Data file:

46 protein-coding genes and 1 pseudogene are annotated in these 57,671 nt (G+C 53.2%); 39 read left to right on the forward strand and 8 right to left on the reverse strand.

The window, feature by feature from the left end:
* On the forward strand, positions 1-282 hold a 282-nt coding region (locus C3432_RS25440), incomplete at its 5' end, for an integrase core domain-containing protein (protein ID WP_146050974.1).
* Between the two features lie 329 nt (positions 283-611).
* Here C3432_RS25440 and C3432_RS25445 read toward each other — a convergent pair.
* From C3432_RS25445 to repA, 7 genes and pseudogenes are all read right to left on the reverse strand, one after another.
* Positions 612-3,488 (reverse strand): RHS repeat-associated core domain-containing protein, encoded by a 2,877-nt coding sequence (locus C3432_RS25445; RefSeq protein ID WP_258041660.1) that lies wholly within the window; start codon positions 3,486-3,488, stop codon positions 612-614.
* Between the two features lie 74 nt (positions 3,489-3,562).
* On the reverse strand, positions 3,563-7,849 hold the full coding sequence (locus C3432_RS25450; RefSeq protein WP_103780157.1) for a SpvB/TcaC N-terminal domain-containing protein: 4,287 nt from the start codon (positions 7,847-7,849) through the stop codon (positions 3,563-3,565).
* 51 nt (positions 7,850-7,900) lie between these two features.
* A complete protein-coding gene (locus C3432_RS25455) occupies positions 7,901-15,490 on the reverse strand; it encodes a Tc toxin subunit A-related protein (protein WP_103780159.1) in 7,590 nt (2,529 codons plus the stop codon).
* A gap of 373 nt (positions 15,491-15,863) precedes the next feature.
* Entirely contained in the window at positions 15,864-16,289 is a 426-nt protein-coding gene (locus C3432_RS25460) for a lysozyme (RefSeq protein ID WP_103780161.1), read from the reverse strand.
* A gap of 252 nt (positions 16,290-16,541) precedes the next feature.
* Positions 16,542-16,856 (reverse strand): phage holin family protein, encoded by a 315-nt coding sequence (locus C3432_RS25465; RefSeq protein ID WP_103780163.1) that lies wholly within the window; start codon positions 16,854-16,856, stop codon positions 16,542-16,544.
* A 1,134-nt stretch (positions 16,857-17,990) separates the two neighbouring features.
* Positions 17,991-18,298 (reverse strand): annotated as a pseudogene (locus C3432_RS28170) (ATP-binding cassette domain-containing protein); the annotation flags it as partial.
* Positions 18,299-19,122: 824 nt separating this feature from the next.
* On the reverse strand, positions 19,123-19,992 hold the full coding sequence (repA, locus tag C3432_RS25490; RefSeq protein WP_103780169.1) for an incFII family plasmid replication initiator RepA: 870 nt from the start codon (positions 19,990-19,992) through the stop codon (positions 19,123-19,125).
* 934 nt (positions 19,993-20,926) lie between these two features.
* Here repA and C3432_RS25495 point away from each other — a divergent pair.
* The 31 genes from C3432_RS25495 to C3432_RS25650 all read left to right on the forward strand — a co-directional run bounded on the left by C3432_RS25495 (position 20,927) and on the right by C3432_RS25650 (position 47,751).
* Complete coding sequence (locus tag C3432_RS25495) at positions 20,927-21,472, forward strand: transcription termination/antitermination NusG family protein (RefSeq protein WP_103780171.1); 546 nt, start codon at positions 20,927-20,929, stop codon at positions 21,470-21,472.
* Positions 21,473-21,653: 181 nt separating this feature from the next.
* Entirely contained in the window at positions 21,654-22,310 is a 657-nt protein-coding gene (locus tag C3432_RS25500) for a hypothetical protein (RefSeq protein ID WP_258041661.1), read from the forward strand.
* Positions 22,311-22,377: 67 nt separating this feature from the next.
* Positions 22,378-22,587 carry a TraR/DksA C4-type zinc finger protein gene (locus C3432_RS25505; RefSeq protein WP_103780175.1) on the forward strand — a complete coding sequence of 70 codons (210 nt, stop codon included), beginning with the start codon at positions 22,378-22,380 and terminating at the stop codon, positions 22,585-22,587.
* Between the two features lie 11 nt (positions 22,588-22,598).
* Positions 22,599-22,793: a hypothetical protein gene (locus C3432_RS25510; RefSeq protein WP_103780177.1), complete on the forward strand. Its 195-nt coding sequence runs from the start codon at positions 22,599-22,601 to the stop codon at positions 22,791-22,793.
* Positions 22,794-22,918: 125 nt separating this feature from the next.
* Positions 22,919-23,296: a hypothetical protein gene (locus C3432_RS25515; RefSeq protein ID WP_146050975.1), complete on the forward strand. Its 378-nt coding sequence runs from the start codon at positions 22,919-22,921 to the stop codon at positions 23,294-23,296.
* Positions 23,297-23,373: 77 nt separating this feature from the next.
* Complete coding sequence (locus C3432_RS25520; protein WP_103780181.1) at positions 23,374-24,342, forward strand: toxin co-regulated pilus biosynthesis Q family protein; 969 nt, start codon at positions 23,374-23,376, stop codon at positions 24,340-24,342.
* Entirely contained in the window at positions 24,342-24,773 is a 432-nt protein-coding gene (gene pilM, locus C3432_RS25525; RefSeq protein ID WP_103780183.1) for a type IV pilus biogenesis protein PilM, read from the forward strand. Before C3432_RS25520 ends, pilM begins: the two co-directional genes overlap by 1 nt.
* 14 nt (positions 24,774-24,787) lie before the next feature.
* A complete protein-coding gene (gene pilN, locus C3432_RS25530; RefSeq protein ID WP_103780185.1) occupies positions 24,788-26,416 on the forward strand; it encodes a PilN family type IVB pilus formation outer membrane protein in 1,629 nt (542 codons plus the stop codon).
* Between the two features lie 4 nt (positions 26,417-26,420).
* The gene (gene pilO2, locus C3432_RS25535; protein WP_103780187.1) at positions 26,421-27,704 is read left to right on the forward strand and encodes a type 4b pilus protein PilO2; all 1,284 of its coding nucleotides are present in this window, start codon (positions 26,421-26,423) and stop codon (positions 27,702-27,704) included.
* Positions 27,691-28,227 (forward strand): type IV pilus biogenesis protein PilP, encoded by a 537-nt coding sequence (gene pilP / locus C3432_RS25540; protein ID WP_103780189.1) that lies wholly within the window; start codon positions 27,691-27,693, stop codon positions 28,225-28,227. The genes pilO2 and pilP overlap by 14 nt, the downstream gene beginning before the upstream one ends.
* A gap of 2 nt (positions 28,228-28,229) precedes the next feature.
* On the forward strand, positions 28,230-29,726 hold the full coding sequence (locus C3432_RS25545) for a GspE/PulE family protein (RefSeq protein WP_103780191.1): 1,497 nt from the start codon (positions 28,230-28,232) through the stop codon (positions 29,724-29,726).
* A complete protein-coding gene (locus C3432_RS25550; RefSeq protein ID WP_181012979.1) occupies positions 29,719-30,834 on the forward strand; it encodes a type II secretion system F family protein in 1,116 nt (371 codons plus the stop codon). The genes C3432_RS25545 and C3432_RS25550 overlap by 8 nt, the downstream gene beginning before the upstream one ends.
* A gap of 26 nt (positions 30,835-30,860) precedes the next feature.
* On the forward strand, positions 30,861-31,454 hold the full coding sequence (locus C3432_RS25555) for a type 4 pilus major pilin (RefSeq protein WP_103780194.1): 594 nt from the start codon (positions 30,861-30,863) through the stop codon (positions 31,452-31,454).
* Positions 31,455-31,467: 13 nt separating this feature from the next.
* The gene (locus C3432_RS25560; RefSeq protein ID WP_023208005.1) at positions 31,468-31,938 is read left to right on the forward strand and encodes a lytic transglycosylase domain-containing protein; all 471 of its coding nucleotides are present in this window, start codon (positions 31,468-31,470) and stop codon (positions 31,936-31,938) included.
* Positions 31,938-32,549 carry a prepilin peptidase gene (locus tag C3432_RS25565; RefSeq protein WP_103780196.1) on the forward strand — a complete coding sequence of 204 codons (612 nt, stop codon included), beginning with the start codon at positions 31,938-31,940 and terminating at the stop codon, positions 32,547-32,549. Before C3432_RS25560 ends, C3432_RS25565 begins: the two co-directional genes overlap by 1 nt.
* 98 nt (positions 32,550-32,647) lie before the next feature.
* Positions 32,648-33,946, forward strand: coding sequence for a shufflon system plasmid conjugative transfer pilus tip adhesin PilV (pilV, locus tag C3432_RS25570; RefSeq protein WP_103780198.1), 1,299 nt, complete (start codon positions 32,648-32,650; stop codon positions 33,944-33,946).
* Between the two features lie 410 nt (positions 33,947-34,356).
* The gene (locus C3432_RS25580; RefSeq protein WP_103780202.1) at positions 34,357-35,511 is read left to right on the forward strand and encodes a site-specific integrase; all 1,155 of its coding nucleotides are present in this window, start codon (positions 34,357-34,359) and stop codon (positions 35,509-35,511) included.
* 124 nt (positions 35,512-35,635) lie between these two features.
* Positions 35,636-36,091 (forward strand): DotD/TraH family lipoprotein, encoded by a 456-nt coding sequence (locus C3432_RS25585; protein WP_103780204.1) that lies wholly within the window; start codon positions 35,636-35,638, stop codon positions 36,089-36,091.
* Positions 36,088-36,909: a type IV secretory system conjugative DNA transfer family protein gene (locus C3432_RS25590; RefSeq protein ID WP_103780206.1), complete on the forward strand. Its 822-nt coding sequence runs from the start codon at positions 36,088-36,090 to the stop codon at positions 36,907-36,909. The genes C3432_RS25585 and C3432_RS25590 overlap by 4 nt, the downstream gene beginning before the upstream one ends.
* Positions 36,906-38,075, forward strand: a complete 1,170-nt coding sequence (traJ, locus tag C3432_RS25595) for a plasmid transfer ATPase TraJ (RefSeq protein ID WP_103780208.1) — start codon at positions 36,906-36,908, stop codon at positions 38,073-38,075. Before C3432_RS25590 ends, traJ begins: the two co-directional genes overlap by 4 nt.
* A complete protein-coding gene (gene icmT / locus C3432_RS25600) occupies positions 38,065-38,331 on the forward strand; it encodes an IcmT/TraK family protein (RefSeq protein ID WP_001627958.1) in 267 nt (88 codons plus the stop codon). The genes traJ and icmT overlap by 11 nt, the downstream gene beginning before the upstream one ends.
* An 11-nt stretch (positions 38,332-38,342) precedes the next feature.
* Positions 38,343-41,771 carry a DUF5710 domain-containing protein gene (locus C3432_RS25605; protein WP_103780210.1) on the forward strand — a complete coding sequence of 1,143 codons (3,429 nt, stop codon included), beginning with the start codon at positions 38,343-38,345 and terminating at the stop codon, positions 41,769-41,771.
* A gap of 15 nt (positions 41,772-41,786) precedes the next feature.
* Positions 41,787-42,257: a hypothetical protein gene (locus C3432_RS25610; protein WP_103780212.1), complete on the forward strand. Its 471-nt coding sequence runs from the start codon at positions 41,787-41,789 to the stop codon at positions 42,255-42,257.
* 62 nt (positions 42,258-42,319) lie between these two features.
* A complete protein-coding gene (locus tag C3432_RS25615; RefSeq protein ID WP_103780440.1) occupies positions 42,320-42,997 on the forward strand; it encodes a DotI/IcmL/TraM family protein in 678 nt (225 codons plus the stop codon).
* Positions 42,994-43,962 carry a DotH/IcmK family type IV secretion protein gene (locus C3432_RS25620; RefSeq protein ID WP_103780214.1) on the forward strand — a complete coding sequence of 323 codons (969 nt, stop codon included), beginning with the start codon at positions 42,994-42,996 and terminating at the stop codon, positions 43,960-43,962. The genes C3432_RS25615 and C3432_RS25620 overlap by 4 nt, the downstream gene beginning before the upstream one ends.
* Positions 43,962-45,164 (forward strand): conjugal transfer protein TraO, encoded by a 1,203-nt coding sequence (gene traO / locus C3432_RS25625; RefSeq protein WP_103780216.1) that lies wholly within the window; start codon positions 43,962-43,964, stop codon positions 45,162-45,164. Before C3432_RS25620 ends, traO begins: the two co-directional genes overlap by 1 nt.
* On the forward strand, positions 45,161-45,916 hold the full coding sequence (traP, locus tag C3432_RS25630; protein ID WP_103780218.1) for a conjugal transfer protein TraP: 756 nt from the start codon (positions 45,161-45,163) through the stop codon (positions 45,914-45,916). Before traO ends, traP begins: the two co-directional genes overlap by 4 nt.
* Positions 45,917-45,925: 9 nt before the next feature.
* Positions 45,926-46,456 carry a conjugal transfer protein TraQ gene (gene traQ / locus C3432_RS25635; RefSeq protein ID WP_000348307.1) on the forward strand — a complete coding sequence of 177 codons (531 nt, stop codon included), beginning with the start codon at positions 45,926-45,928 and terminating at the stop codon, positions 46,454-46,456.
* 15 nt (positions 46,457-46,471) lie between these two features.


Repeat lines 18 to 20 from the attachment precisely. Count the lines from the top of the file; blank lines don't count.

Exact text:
* Positions 18,299-19,122: 824 nt separating this feature from the next.
* On the reverse strand, positions 19,123-19,992 hold the full coding sequence (repA, locus tag C3432_RS25490; RefSeq protein WP_103780169.1) for an incFII family plasmid replication initiator RepA: 870 nt from the start codon (positions 19,990-19,992) through the stop codon (positions 19,123-19,125).
* 934 nt (positions 19,993-20,926) lie between these two features.